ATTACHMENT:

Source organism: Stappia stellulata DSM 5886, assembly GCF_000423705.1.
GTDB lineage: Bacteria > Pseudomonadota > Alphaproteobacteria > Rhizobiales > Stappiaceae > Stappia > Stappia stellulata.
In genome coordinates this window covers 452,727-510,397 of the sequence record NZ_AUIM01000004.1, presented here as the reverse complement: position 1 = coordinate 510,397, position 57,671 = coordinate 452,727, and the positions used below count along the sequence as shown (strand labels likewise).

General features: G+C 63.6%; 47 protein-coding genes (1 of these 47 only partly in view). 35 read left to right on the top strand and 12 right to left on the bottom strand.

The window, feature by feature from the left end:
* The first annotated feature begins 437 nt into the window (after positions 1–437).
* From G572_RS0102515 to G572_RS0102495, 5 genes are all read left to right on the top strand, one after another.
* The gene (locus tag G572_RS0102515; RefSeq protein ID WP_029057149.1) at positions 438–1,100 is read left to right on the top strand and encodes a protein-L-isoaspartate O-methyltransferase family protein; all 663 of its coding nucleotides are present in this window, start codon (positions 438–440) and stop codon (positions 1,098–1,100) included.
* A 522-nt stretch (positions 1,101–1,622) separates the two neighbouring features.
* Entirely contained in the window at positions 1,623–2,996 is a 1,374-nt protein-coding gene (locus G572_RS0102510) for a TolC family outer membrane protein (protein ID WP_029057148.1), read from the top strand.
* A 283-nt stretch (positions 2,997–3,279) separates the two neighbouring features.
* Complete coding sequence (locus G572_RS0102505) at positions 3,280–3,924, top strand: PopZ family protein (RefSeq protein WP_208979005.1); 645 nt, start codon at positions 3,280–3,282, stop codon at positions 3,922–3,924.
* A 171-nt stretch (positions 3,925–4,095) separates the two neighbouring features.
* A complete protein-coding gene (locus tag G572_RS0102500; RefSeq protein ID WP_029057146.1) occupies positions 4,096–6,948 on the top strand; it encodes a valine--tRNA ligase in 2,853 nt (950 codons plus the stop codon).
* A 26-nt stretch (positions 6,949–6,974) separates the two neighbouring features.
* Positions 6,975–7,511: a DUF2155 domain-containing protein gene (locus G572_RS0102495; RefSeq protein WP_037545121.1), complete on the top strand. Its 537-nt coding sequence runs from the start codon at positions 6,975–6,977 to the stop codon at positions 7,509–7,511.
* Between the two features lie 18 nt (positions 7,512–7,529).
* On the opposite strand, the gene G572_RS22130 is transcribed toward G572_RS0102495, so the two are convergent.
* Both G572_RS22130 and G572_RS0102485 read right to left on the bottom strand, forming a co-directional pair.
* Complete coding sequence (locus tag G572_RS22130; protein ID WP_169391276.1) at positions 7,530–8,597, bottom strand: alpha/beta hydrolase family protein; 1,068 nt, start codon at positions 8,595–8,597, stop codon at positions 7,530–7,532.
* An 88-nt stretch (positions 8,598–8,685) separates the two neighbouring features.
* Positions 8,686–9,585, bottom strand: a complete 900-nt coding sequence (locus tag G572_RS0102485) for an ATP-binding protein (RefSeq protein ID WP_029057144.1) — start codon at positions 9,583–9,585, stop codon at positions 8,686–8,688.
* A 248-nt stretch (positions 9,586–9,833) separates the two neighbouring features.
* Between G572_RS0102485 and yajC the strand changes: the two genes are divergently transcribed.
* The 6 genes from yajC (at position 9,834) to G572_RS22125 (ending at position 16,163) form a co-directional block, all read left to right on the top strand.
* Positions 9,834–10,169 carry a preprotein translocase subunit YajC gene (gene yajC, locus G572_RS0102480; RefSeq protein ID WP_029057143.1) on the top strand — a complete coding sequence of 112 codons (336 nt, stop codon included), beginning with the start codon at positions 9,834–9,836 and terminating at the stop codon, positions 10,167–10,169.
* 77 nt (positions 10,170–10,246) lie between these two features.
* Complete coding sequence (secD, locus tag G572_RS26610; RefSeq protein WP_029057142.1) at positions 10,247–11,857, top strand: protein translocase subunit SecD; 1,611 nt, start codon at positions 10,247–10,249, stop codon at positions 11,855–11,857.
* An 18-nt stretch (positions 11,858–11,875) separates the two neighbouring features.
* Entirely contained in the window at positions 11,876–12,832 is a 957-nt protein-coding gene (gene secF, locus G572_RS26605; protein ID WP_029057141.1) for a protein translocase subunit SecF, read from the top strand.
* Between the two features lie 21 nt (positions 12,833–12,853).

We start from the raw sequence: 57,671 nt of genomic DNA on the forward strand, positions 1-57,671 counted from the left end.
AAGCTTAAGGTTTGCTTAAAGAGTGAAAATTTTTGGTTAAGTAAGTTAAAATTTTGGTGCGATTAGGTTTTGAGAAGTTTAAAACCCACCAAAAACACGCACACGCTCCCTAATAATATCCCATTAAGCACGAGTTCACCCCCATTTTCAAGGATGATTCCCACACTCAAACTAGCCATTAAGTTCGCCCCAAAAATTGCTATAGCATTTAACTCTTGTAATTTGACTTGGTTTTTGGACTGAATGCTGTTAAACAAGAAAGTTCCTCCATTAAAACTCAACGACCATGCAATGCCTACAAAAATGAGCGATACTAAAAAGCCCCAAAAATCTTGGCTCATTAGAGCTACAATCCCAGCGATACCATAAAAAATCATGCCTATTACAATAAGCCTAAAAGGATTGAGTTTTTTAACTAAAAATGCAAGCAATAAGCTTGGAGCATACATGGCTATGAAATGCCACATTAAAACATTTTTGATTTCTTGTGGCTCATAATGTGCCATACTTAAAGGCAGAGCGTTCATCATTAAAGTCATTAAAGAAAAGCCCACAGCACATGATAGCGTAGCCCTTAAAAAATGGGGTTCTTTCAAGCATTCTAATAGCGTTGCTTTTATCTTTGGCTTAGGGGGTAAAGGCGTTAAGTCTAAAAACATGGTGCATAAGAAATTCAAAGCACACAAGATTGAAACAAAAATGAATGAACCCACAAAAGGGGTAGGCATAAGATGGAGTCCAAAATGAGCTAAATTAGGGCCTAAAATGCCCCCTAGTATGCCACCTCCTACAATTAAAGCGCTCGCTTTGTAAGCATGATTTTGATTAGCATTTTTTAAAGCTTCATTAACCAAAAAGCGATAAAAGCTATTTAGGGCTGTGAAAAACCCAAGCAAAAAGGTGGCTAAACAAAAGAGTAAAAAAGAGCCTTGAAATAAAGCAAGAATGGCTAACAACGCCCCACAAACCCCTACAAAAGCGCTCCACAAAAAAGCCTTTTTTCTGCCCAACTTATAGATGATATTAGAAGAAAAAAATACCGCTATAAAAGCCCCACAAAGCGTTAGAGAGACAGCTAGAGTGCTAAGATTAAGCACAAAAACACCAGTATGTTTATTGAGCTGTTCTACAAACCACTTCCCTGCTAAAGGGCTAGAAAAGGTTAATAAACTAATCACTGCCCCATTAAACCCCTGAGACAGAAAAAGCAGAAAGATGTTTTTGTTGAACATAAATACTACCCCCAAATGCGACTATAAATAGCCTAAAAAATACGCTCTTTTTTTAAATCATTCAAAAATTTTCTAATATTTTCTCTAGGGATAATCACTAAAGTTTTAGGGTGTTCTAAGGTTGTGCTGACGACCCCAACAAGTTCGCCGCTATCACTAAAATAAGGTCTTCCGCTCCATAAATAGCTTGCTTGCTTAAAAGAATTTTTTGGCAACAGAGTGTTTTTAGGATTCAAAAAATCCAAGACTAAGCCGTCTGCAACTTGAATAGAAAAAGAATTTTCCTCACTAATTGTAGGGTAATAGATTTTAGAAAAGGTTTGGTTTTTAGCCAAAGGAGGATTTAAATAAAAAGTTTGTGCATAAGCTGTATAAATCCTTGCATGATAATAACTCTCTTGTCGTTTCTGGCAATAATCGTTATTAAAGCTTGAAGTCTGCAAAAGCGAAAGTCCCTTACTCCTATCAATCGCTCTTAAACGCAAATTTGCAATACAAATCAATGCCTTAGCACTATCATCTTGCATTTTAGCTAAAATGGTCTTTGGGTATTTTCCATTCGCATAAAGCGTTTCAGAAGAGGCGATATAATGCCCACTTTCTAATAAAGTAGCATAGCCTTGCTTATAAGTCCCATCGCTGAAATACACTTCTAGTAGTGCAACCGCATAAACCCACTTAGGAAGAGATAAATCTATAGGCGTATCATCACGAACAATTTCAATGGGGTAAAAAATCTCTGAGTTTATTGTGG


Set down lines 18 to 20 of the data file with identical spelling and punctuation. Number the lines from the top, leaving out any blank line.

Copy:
* On the opposite strand, the gene G572_RS22130 is transcribed toward G572_RS0102495, so the two are convergent.
* Both G572_RS22130 and G572_RS0102485 read right to left on the bottom strand, forming a co-directional pair.
* Complete coding sequence (locus tag G572_RS22130; protein ID WP_169391276.1) at positions 7,530–8,597, bottom strand: alpha/beta hydrolase family protein; 1,068 nt, start codon at positions 8,595–8,597, stop codon at positions 7,530–7,532.